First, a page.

Scientists at the Max Planck Institute for Intelligent Systems in Stuttgart (MPI-IS), at Johannes Kepler University (JKU) in Linz, Austria, and at the University of Colorado Boulder in the USA have developed fully biodegradable, high-performance artificial muscles.
Artificial muscles are a progressing technology that could one day enable robots to function like living organisms. Such muscles open up new possibilities for how robots can shape the world around us; from assistive wearable devices that can redefine our physical abilities at old age to rescue robots that can navigate rubble in search of the missing. But just because artificial muscles can have a strong societal impact during use, doesn’t mean they have to leave a strong environmental impact after use.
The new artificial muscle is based on gelatine, oil and bioplastics. They demonstrated the potential of the biodegradable technology by using it to animate a robotic gripper, which could be especially useful in single-use deployments, such as for waste collection. At the end of life, these artificial muscles can be disposed of in municipal compost bins; under monitored conditions, they fully biodegrade within six months.
‘We see an urgent need for sustainable materials in the accelerating field of soft robotics,’ said Ellen Rumley, a visiting scientist from UC Boulder working in the Robotic Materials Department at MPI-IS. ‘Biodegradable parts could offer a sustainable solution, especially for single-use applications, such as for medical operations, search-and-rescue missions and manipulation of hazardous substances. Instead of accumulating in landfills at the end of product life, the robots of the future could become compost for future plant growth.’
The researchers dubbed their electrically driven artificial muscle HASEL. In essence, HASELs are oil-filled plastic pouches that are partially covered by a pair of electrodes. Applying a high voltage across the electrode pair causes opposing charges to build on them, generating a force between them that pushes oil to an electrode-free region of the pouch. This oil migration causes the pouch to contract, much like a real muscle. The key requirement for HASELs to deform is that the materials making up the plastic pouch and oil are electrical insulators, which can sustain the high electrical stresses generated by the charged electrodes.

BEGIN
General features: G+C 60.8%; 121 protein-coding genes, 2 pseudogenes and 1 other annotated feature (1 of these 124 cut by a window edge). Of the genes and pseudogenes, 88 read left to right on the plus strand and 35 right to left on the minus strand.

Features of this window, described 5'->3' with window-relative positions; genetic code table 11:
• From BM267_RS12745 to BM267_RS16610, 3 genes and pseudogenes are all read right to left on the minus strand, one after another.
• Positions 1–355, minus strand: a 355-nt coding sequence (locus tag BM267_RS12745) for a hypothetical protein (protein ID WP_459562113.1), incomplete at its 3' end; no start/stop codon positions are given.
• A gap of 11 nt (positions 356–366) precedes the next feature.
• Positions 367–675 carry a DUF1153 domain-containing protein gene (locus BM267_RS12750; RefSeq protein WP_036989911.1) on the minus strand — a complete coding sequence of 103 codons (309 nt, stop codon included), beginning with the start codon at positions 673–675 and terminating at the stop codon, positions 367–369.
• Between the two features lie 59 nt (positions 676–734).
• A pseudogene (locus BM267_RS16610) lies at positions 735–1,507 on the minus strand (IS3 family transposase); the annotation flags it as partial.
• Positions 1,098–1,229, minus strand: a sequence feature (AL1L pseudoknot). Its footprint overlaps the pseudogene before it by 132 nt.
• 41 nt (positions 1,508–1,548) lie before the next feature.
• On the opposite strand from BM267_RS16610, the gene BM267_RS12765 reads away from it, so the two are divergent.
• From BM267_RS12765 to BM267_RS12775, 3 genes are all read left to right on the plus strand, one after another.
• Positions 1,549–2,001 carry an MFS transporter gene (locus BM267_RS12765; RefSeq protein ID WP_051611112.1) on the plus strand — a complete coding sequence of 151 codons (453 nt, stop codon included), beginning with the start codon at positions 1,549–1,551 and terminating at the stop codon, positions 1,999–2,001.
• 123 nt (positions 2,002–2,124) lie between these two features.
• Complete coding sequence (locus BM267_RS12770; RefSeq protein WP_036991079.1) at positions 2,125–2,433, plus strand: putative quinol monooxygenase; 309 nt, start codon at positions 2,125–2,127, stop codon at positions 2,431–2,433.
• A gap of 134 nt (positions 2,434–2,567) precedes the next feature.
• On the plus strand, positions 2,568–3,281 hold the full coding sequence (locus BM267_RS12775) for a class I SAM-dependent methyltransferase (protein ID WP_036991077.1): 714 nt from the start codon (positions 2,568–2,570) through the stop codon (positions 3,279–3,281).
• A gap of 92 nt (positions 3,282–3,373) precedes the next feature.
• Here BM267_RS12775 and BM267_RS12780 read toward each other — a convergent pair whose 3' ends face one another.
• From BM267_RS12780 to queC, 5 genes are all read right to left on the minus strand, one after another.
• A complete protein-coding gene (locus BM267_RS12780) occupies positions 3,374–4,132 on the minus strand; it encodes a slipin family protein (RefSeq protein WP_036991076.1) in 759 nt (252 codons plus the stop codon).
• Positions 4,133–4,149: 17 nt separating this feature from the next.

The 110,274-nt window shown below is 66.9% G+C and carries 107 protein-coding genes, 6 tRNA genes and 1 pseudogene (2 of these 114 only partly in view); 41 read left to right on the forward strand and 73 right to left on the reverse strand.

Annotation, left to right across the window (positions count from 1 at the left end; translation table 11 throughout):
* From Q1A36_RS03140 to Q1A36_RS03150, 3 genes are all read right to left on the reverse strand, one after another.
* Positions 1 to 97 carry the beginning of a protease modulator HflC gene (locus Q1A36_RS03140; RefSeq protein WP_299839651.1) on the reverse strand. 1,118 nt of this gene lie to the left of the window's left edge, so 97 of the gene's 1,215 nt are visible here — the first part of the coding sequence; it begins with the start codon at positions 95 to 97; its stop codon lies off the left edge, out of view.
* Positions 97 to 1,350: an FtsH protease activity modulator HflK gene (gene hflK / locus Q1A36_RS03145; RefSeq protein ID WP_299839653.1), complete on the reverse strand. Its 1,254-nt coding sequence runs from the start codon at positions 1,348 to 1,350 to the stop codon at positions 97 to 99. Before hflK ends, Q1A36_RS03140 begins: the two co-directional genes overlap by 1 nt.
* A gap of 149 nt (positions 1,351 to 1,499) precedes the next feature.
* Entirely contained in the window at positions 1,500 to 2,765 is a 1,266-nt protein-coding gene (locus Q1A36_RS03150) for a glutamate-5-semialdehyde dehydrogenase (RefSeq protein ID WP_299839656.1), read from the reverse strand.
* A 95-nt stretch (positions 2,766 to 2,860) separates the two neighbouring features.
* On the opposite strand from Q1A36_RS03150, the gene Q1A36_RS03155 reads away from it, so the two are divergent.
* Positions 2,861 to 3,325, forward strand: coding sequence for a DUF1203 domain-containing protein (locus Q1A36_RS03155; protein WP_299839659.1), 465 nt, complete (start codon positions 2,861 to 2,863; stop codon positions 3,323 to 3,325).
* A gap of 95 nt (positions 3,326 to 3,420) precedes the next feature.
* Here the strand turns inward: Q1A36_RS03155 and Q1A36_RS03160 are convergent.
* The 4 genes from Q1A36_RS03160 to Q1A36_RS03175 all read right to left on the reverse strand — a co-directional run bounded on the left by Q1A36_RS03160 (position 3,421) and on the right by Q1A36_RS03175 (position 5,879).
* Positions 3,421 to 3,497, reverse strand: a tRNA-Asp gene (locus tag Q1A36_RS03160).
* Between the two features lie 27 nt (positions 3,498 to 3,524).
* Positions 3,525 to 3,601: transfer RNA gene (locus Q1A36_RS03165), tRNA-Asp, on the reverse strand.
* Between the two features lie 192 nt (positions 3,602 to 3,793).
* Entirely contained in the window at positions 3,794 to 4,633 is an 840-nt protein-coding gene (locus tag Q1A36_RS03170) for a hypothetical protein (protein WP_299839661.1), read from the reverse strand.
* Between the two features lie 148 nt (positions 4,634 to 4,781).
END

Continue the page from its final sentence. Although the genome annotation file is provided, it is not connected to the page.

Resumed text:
One of the challenges faced by the researchers was the development of a conductive, soft and fully biodegradable electrode. Researchers at JKU created a recipe based on a mixture of biopolymer gelatine and salts that can be directly cast onto HASEL actuators. ‘It was important for us to make electrodes suitable for these high-performance applications, but with readily available components and an accessible fabrication strategy,’ said David Preninger, a scientist in the Soft Matter Physics Division at JKU. ‘Since our presented formulation can be easily integrated in various types of electrically driven systems, it serves as a building block for future biodegradable applications.’
The next step was finding suitable biodegradable plastics. Engineers for this type of materials are mainly concerned with properties such as degradation rate or mechanical strength, not with electrical insulation; a requirement for HASELs that operate at a few thousand Volts. Nonetheless, some bioplastics showed good material compatibility with gelatine electrodes and sufficient electrical insulation. HASELs made from one specific material combination were even able to withstand 100,000 actuation cycles at several thousand Volts without signs of electrical failure or loss in performance. These biodegradable artificial muscles are electromechanically competitive with their non-biodegradable counterparts; an exciting result for promoting sustainability in artificial muscle technology.
‘By showing the outstanding performance of this new materials system we are giving an incentive for the robotics community to consider biodegradable materials as a viable material option for building robots,’ Rumley said. ‘The fact that we achieved such great results with bioplastics hopefully also motivates other materials scientists to create new materials with optimised electrical performance in mind.’
The research has been published in Science Advances.